National Alpha-1 Registry
The National Alpha-1 Registry began in 2004. It is a confidential database that records medical information from Alpha-1 individuals. The registry is a vital tool for monitoring disease progression and provides a wealth of valuable data. The registry improves our understanding of the condition leading to better treatment of Alpha-1 patients. For example several questions remain unanswered in Alpha-1. It is still unknown why some Alpha-1s do better than others, despite having the same condition. We also do not know why some Alpha-1s develop liver disease and others do not. A well-designed and well-maintained registry can help answer these questions. An active registry can also facilitate clinical research and help to design effective clinical trials.
Recruitment for our registry is ongoing and our ultimate goal is the enrolment of all Alpha-1 patients in Ireland on a world-class registry. Guided by the principle of informed consent and respecting privacy laws, there are over 250 Alpha-1 individuals from 29 counties in Ireland included on the registry to date. Medical information such as weight, gender, type of Alpha-1, lung function tests, liver function tests, lung and liver scans, hospitalisations and infections is collected and stored on the confidential registry. This priceless patient registry will increase our understanding of Alpha-1, and lead to real improvements in the diagnosis, understanding, management, and treatment of the disorder.
Why are registries important?
A national patient registry is a valuable tool for:
- learning more about a condition,
- improving patient well-being and saving lives,
- effectively managing resources,
- saving money by improving purchasing processes, and
- efficiently delivering quality patient care.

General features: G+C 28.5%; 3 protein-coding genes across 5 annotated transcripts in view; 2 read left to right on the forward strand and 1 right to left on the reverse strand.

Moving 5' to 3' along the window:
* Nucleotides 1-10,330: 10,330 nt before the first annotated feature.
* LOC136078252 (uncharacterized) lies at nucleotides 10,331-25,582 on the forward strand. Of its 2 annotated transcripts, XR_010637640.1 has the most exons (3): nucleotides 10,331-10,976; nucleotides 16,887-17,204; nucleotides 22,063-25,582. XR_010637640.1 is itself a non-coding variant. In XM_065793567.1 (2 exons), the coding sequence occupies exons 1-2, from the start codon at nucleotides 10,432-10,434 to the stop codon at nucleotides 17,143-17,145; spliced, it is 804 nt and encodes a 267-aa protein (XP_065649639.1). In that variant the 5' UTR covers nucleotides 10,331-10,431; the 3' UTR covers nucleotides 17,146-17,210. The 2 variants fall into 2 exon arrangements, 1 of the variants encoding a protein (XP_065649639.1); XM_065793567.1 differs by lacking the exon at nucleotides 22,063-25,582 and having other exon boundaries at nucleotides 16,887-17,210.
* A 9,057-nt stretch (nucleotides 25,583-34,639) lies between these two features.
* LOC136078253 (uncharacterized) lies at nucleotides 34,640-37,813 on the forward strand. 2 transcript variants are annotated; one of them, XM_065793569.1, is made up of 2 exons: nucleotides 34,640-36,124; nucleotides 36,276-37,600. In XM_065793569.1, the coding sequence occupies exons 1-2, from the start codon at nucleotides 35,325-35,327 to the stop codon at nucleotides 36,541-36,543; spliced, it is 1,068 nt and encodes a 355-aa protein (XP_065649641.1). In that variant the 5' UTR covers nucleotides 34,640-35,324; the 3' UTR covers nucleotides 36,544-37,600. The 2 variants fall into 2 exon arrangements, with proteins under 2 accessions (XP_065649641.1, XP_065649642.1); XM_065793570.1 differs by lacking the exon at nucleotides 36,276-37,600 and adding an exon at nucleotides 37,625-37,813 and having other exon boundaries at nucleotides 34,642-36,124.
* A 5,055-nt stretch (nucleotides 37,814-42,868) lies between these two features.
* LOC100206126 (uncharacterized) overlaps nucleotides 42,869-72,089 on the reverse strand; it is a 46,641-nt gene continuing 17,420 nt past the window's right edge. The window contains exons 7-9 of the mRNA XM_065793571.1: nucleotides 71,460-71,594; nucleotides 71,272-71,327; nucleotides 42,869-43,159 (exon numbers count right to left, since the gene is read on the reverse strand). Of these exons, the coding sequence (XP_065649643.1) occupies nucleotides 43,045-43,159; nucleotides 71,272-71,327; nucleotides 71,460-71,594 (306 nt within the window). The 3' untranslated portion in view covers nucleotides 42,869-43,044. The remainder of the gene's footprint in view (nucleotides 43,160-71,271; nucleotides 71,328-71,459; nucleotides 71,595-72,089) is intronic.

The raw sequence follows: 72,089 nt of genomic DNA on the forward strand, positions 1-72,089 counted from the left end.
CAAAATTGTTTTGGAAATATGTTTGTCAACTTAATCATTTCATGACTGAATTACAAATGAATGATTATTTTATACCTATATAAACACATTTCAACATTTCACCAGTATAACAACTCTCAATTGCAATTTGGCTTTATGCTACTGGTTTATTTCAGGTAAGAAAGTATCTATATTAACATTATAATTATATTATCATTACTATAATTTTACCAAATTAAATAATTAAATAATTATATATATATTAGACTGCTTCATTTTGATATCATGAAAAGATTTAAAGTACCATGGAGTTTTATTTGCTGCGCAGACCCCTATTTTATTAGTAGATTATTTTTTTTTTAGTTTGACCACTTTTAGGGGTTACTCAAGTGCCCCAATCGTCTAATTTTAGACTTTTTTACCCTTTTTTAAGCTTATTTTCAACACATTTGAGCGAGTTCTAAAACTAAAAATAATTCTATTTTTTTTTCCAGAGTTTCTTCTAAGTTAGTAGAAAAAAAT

National Alpha-1 Biobank
The National Alpha-1 Biobank study aims to find out why some people develop lung disease and others do not. Cigarette smoking is the major risk factor for the development of lung diseases such as chronic obstructive pulmonary disease (COPD). However, we cannot explain why some smokers develop lung disease and others do not. Alpha-1 antitrypsin (AAT) deficiency is the only proven genetic risk factor for COPD despite years of research. We know other genetic factors must be important for the development of COPD and the search for these factors is ongoing. In Ireland we have the opportunity to perform research of the highest quality due to our small size and unique genetic makeup. We aim to build a large collection of DNA and blood samples from individuals with lung disease and smokers, known as a “biobank”.
This biobank will be a vital tool for the study of lung disease and lay the foundations for future research into genetic lung disease for many years to come. The clinical importance of this study is underlined by the fact that up to 300,000 people may be suffering from COPD on the island of Ireland. If we can discover new genetic risk factors involved in the development of COPD, we can begin to design new therapies for COPD patients.